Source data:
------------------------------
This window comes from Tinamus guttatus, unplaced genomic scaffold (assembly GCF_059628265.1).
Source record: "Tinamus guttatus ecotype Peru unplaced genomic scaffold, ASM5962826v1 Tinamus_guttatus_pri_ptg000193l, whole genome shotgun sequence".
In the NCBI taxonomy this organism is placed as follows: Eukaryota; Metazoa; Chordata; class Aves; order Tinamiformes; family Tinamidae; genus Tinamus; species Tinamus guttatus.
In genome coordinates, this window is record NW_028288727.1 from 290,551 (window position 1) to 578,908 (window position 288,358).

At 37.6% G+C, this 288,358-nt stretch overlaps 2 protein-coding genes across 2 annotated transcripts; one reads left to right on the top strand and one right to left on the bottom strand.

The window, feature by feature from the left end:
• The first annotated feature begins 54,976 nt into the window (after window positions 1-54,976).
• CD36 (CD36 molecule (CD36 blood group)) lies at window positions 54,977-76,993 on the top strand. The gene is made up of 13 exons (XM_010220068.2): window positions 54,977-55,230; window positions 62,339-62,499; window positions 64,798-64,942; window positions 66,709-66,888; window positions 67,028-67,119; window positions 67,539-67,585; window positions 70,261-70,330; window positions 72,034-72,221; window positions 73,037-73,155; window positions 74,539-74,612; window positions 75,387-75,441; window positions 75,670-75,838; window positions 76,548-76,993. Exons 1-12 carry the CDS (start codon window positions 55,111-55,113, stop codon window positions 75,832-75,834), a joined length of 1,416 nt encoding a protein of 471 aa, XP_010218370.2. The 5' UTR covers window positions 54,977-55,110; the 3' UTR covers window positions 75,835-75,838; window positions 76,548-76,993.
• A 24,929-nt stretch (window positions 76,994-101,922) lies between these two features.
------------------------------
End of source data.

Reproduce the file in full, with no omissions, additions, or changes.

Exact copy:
This window comes from Tinamus guttatus, unplaced genomic scaffold (assembly GCF_059628265.1).
Source record: "Tinamus guttatus ecotype Peru unplaced genomic scaffold, ASM5962826v1 Tinamus_guttatus_pri_ptg000193l, whole genome shotgun sequence".
In the NCBI taxonomy this organism is placed as follows: Eukaryota; Metazoa; Chordata; class Aves; order Tinamiformes; family Tinamidae; genus Tinamus; species Tinamus guttatus.
In genome coordinates, this window is record NW_028288727.1 from 290,551 (window position 1) to 578,908 (window position 288,358).

At 37.6% G+C, this 288,358-nt stretch overlaps 2 protein-coding genes across 2 annotated transcripts; one reads left to right on the top strand and one right to left on the bottom strand.

The window, feature by feature from the left end:
• The first annotated feature begins 54,976 nt into the window (after window positions 1-54,976).
• CD36 (CD36 molecule (CD36 blood group)) lies at window positions 54,977-76,993 on the top strand. The gene is made up of 13 exons (XM_010220068.2): window positions 54,977-55,230; window positions 62,339-62,499; window positions 64,798-64,942; window positions 66,709-66,888; window positions 67,028-67,119; window positions 67,539-67,585; window positions 70,261-70,330; window positions 72,034-72,221; window positions 73,037-73,155; window positions 74,539-74,612; window positions 75,387-75,441; window positions 75,670-75,838; window positions 76,548-76,993. Exons 1-12 carry the CDS (start codon window positions 55,111-55,113, stop codon window positions 75,832-75,834), a joined length of 1,416 nt encoding a protein of 471 aa, XP_010218370.2. The 5' UTR covers window positions 54,977-55,110; the 3' UTR covers window positions 75,835-75,838; window positions 76,548-76,993.
• A 24,929-nt stretch (window positions 76,994-101,922) lies between these two features.